12 Pages Posted: 14 Aug 2007
We argued in our paper, "Patent Hold-Up and Royalty Stacking," that the threat to obtain a permanent injunction greatly enhances the patent holder's negotiating power, leading to royalty rates that exceed a benchmark level based on the value of the patented technology and the strength of the patent. John Golden, in his extensive comment on our paper, claims: "Lemley and Shapiro err when they claim to have proven that 'patentees whose inventions are only one component of a larger product are systematically overcompensated.'" However, the error is Golden's not ours. When patentees systematically capture value they did not create from others who did create it, they are being overcompensated by any reasonable measure, including the standard economic models on which we relied. In Part II, we briefly respond to his criticism of our empirical study of court-awarded reasonable royalties. Finally, Golden also claims that our recommendation to reduce the availability of permanent injunctions to patent holders who have claims to reasonable royalties but not lost profits remedy "threatens to distort markets for innovation." We strongly disagree. It is patent holdup, which skews damages in ways more favorable to reasonable royalties, that distorts markets for innovation. A rule such as the one we propose, in which damages are calibrated to compensate patentees for their loss, is sensible public policy.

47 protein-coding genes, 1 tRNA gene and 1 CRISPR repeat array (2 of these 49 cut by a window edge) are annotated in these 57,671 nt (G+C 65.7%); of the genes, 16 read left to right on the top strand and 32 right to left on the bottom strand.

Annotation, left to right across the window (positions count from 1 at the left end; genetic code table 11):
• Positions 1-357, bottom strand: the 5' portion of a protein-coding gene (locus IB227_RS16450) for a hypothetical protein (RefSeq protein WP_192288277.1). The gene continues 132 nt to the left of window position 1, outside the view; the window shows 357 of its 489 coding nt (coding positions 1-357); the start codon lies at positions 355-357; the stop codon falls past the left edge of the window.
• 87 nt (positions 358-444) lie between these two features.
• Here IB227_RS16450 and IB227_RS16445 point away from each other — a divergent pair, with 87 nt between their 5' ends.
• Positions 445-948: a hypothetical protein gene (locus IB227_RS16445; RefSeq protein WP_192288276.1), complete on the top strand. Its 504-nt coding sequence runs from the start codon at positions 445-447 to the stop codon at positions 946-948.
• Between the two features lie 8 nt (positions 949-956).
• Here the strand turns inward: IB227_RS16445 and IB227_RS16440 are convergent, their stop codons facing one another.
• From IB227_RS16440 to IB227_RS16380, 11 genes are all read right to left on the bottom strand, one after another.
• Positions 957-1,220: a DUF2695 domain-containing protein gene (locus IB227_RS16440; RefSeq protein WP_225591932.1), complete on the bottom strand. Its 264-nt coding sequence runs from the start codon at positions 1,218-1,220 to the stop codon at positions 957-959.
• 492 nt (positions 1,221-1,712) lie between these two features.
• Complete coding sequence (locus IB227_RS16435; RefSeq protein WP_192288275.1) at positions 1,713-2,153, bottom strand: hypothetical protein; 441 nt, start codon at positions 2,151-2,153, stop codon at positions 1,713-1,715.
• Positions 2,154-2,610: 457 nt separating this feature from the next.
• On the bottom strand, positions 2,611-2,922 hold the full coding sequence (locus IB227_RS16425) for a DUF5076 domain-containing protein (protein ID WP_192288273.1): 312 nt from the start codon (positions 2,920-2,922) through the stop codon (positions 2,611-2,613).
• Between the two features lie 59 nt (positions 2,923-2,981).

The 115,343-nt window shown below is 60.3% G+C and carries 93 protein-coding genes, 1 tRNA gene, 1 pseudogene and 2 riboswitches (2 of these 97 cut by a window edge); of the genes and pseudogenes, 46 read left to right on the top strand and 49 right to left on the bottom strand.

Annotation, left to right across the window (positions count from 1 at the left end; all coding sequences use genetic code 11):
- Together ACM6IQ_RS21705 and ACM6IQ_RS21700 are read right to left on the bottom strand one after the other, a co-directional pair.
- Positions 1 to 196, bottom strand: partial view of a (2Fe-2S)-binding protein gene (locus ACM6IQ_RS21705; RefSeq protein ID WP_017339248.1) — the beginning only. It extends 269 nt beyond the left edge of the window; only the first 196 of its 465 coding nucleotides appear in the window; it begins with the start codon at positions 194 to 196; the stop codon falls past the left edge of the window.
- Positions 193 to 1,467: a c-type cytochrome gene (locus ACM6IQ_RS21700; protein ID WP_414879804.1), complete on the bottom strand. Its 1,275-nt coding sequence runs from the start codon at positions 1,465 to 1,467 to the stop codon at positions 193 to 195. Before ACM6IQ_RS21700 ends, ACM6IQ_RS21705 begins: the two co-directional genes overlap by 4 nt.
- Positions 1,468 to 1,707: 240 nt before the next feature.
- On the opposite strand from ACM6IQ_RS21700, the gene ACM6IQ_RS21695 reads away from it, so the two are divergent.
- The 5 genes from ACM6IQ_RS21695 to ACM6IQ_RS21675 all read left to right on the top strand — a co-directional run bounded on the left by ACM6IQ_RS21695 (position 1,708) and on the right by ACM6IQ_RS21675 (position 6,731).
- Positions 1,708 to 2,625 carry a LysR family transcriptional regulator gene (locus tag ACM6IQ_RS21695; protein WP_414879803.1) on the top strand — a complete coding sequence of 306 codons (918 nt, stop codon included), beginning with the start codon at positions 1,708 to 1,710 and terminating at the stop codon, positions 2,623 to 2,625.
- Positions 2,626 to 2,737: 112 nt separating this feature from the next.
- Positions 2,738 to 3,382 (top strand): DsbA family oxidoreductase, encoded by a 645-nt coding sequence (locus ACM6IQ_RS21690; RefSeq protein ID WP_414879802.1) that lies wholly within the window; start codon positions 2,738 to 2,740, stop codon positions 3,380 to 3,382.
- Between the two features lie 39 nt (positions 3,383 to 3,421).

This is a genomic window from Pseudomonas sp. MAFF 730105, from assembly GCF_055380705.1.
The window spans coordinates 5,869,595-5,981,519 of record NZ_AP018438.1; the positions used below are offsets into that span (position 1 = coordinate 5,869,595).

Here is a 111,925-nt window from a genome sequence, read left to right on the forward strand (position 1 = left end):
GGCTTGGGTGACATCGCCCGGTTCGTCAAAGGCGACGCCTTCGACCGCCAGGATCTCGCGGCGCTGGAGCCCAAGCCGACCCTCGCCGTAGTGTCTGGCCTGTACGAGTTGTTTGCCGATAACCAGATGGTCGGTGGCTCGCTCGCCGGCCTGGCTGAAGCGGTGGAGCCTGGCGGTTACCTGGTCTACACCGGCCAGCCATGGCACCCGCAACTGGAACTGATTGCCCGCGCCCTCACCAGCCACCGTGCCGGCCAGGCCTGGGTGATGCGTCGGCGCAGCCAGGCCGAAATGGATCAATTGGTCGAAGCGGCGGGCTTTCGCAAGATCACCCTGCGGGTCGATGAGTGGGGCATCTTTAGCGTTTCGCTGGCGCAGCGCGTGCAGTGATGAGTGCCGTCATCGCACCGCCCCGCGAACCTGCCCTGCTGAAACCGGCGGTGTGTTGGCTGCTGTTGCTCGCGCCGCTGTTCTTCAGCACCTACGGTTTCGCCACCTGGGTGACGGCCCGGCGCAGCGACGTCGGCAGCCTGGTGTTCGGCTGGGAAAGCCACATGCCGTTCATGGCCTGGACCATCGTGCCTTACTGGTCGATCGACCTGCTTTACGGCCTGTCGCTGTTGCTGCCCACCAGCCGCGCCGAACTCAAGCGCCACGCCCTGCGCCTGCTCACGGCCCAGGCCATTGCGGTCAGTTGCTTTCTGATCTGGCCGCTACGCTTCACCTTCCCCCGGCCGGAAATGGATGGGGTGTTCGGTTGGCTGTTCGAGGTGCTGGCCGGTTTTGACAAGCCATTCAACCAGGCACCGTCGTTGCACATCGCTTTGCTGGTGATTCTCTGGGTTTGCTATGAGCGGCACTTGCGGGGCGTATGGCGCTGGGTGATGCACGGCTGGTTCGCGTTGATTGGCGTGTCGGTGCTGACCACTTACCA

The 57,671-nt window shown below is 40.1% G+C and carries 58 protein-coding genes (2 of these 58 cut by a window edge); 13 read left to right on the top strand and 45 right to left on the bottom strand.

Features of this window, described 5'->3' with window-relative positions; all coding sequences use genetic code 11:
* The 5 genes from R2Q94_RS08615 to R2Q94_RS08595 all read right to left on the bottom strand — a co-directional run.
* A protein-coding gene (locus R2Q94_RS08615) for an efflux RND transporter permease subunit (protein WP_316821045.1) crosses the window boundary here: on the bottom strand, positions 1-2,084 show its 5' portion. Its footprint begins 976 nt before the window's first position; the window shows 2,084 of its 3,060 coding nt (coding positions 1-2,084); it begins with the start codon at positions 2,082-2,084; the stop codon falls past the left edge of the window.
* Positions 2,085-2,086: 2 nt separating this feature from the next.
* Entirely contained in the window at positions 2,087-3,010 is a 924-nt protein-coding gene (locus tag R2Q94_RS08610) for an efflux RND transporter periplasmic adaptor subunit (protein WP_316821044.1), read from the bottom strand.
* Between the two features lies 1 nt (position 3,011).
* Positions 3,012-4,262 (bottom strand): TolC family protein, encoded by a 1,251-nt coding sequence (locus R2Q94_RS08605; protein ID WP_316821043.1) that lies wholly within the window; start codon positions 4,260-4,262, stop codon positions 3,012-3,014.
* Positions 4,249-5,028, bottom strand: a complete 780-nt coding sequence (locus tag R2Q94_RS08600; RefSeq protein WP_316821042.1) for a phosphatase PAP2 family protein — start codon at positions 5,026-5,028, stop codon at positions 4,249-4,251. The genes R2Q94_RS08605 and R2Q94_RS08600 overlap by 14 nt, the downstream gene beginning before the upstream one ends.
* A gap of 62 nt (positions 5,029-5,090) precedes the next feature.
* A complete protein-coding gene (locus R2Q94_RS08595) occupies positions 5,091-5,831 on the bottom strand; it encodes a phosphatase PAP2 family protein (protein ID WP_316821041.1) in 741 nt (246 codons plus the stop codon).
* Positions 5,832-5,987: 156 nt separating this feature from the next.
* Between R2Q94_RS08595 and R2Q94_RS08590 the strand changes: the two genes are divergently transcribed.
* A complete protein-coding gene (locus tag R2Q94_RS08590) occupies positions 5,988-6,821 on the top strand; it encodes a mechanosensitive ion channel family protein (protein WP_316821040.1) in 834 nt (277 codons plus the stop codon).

Suggested Citation: Suggested Citation
Lemley, Mark A. and Shapiro, Carl, Reply: Patent Holdup and Royalty Stacking. Texas Law Review, Vol. 85, 2007; Stanford Law and Economics Olin Working Paper No. 345. Available at SSRN: https://ssrn.com/abstract=1005727
By Mark Lemley
By Mark Lemley